Lake Buchanan has officially been designated as “infested” with the invasive species known as zebra mussels.
The lake is located north of Inks Lake, which is currently not infested but it’s “likely to become infested in the near future” due to its location directly downstream from Lake Buchanan, according to Texas Parks and Wildlife Department officials.
Scientists with the Lower Colorado River Authority discovered zebra mussel larvae at three different sites around Lake Buchanan in October. Crews working on a floodgate project at the lake discovered settled zebra mussels shortly after, at the beginning of December.
Zebra mussel larvae disperse and invade bodies of water and then boats are considered a super-spreader of the invasive species.
Texans can protect other river basins and prevent zebra mussels from spreading more quickly to other reservoirs by being extremely diligent about cleaning, draining and drying their boats and other gear every time they visit any lake or river,” TPWD aquatic invasive species team leader Monica McGarrity previously told KSAT.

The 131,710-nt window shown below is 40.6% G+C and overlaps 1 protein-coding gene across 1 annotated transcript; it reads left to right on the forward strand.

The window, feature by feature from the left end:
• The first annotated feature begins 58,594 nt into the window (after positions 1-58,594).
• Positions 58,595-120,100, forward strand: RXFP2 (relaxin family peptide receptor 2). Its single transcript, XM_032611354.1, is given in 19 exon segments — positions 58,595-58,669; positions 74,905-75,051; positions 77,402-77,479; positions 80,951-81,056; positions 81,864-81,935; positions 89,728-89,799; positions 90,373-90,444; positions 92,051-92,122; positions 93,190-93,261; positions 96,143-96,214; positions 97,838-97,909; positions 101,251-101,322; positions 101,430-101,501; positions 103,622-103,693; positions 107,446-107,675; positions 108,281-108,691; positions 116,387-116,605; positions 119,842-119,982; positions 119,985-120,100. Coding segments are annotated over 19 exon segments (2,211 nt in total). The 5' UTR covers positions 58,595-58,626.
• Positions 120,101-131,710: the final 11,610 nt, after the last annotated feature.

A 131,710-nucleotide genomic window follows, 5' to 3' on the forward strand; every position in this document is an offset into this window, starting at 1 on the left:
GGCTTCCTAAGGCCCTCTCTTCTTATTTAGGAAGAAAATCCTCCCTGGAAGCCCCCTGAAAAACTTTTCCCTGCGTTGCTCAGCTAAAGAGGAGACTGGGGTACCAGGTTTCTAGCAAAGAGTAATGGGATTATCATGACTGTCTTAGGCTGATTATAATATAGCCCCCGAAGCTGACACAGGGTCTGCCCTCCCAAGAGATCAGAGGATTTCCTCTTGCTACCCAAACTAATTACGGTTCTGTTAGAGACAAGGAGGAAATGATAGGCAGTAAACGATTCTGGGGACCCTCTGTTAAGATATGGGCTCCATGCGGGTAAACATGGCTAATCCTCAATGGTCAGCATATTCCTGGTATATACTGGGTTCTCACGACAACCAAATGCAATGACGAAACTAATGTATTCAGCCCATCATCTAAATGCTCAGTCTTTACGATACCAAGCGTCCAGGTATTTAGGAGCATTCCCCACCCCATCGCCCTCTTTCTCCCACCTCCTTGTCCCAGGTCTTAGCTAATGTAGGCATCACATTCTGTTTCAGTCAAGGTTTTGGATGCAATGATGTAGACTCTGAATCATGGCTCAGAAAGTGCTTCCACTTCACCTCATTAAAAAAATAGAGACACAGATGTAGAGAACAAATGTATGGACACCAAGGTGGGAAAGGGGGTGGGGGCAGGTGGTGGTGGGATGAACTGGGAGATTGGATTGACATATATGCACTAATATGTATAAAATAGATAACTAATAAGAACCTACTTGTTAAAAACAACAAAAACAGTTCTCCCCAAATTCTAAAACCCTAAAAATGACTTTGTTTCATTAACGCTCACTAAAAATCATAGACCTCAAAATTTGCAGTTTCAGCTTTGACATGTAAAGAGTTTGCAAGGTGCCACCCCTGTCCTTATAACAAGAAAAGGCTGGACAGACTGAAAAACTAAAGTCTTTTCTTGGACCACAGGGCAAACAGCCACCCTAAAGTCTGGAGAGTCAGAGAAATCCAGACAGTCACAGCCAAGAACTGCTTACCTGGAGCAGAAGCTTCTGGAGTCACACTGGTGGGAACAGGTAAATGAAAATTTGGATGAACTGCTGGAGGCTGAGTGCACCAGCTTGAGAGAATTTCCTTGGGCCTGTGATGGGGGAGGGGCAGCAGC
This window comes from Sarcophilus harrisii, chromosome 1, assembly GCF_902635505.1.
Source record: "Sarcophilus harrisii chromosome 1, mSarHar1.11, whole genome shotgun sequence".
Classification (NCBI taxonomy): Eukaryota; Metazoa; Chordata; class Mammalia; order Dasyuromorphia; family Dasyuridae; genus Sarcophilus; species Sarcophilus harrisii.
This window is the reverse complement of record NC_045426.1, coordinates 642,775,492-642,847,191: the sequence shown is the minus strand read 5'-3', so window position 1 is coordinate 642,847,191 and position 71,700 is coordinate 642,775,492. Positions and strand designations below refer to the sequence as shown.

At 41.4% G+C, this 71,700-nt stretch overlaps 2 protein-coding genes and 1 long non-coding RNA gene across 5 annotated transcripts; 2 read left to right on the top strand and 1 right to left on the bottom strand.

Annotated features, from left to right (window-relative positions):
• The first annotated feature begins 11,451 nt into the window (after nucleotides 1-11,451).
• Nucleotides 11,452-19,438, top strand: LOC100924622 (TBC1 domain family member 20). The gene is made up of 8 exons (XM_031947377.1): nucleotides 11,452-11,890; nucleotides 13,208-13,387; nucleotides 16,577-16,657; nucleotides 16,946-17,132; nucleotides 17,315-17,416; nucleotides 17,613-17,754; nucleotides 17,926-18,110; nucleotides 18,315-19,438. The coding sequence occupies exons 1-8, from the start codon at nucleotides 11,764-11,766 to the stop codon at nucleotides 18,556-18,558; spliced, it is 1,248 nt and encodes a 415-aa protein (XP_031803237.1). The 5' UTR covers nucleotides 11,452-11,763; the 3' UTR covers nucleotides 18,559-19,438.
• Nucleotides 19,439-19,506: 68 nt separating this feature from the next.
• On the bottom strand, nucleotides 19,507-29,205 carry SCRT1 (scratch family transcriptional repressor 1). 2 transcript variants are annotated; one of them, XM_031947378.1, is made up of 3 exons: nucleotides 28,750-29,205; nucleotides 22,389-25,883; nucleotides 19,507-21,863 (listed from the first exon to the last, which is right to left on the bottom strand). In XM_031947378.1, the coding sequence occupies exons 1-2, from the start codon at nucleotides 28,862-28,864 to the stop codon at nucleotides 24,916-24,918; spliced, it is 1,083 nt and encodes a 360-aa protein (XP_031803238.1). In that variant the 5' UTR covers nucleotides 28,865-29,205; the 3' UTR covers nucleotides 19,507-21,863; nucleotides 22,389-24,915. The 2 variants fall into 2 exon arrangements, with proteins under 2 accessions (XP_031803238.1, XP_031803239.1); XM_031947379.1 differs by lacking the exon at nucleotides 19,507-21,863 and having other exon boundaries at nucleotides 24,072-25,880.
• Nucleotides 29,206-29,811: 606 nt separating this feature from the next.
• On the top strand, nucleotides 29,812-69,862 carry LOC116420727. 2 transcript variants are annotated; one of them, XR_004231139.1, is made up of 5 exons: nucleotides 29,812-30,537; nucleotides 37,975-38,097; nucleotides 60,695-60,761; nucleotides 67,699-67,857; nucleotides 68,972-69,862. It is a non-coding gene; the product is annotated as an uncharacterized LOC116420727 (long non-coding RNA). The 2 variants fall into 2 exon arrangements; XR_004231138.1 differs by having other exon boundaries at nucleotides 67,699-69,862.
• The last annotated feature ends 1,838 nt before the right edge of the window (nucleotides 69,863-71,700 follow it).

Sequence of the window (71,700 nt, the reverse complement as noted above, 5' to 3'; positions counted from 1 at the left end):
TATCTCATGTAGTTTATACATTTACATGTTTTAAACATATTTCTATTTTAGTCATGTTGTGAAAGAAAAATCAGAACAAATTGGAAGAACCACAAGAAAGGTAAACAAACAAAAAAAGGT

Zebra mussels can currently be found in 31 Texas reservoirs across five different river basins. They litter shorelines with sharp shells, impact recreation, harm aquatic life, damage boats and clog water intakes, according to TPWD officials.
“At this time, the results indicate that the population in the lake appears to be small,” McGarrity said. “However, as we have seen in other Texas lakes, the population is likely to increase rapidly over the next few years.”
TPWD is encouraging boaters and homeowners on both Lake Buchanan and Inks Lake to keep an eye out for settled zebra mussels and report any suspected organisms with photos to email@example.com.
If you have stored your boat in the water at a lake with zebra mussels, it is likely infested with zebra mussels and poses an extremely high risk for moving this invasive species to a new lake, TPWD officials said. Before moving your boat to another lake, call TPWD at (512) 389-4848 for guidance on decontamination.
A map showing all lakes where zebra mussels have been found in Texas can be found here.